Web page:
The French nuclear industry — including major firms Areva and EDF, with the government holding majority shares in both — has been facing rising political and financial resistance to nuclear power at home and throughout Europe. Nuclear power plant projects involving EDF in Normandy and Areva in Finland are both running behind schedule and over budget. While not uncommon, these delays and risings costs come at a time when EU infrastructure funding is increasingly jeopardized. French industrial powers are therefore looking beyond Europe for business and a fresh vote of confidence. For example, Areva is building two European Pressurized Reactors for China's Taishan plant and in late April signed a deal with China for a facility to process nuclear fuel. A multibillion-dollar deal in Turkey helps drive the perception that France's nuclear industry is recovering. On another level, nuclear cooperation between France and Turkey could help alleviate the growing strain in political relations between Paris and Ankara over Turkey's political estrangement from the European Union.
For Japan, the Turkish nuclear deal is a major public relations victory. Sinop is the first contract for Japanese companies to export a nuclear power plant since the Fukushima crisis. In the years preceding the disaster, Japan had embarked on a campaign to lock down nuclear cooperation agreements and infrastructure export deals with emerging markets. In addition to renewing existing agreements with Russia and South Korea, Japan signed agreements with Kazakhstan (2007), Indonesia (2007), Vietnam (2008), the United Arab Emirates (2009), Jordan (2009), Italy (2009) and Mongolia (2009). It also held talks with many other states in southeast and East Asia, the Middle East and Central Europe. But with criticism rising over Fukushima, and the subsequent shutdown of all of its reactors (only two of which have restarted to date), Japan risked losing out in nuclear export deals to competitors.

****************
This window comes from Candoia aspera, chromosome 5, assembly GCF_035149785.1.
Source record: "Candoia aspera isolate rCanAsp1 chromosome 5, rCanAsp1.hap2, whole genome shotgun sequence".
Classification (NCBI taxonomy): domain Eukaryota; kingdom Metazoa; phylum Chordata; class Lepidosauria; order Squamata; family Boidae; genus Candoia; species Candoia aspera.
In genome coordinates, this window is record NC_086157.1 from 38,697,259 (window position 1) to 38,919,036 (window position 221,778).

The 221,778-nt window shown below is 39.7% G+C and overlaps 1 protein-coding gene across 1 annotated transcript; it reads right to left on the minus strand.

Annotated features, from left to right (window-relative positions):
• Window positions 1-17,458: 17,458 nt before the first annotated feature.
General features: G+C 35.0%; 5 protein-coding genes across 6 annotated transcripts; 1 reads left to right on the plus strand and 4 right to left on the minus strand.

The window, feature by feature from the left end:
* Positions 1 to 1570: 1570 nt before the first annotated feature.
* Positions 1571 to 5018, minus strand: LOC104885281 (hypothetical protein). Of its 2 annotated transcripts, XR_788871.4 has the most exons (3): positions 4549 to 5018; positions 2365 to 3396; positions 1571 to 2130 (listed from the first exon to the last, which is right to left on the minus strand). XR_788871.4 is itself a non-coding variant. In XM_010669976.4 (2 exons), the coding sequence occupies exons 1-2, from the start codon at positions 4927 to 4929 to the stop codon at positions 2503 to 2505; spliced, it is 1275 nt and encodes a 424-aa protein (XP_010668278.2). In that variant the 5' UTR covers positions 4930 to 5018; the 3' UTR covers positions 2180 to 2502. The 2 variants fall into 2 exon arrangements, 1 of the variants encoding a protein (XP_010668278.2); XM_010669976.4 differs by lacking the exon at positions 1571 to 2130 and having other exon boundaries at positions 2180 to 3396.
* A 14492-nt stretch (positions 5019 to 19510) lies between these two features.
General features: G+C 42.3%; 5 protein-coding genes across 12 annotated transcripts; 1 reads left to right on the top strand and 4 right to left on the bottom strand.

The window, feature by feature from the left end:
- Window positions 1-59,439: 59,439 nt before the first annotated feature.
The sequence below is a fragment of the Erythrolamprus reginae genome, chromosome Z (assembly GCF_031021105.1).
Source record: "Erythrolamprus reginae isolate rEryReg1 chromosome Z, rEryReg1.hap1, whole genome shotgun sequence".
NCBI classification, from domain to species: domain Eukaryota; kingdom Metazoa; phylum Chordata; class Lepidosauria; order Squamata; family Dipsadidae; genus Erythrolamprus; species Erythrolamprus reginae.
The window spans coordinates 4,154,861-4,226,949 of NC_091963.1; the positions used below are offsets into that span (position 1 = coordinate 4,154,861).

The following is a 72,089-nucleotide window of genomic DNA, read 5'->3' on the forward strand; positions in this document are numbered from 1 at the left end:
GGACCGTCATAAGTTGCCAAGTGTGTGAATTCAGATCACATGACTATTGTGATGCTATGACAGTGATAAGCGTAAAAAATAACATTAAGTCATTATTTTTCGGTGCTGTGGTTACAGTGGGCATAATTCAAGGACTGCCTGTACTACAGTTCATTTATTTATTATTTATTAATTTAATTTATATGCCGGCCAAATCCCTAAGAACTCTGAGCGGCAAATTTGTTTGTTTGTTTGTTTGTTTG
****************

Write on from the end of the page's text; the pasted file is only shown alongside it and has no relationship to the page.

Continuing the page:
But Japan was not willing to forgo nuclear technology as a core tenet of its economic strategy. The legislature approved preliminary nuclear agreements with Vietnam and Jordan in December 2011. And with the Liberal Democrats taking power in late 2012 and launching an economic revitalization program, new funds are becoming available to push nuclear exports more aggressively.
Japan already has a reputation for superior technology and the ability to provide quality human and technical support in these nuclear deals. The fundamental challenge that Japan faced in seeking the contract was in trying to present the crisis at Fukushima as something other than proof of faults in its engineering and construction. Japan needed to shift the narrative, emphasize the extraordinary circumstances at Fukushima (the magnitude-9.0 earthquake and tsunami that breached the Daiichi plant's walls) and use them to stress the value of Japanese expertise and experience in coping with such a catastrophic scenario. The Turkish plant in Sinop lies on the Black Sea coast, just off the North Anatolian Fault, where the epicenters of Turkey's biggest earthquakes in recent decades have been located. Erdogan noted specifically that the decision to grant Japan the contract arose from the two countries' shared proneness to earthquakes and Japan's ability to give first-hand advice on security and safety measures. The Turkish decision also paves the way for Japan to pursue nuclear export deals in other emerging markets, especially in the Gulf Cooperation Council states, which can afford nuclear power, are trying to sustain their energy resources for the long term and are not comfortable with allowing Iran to be the only nuclear power in the Persian Gulf region.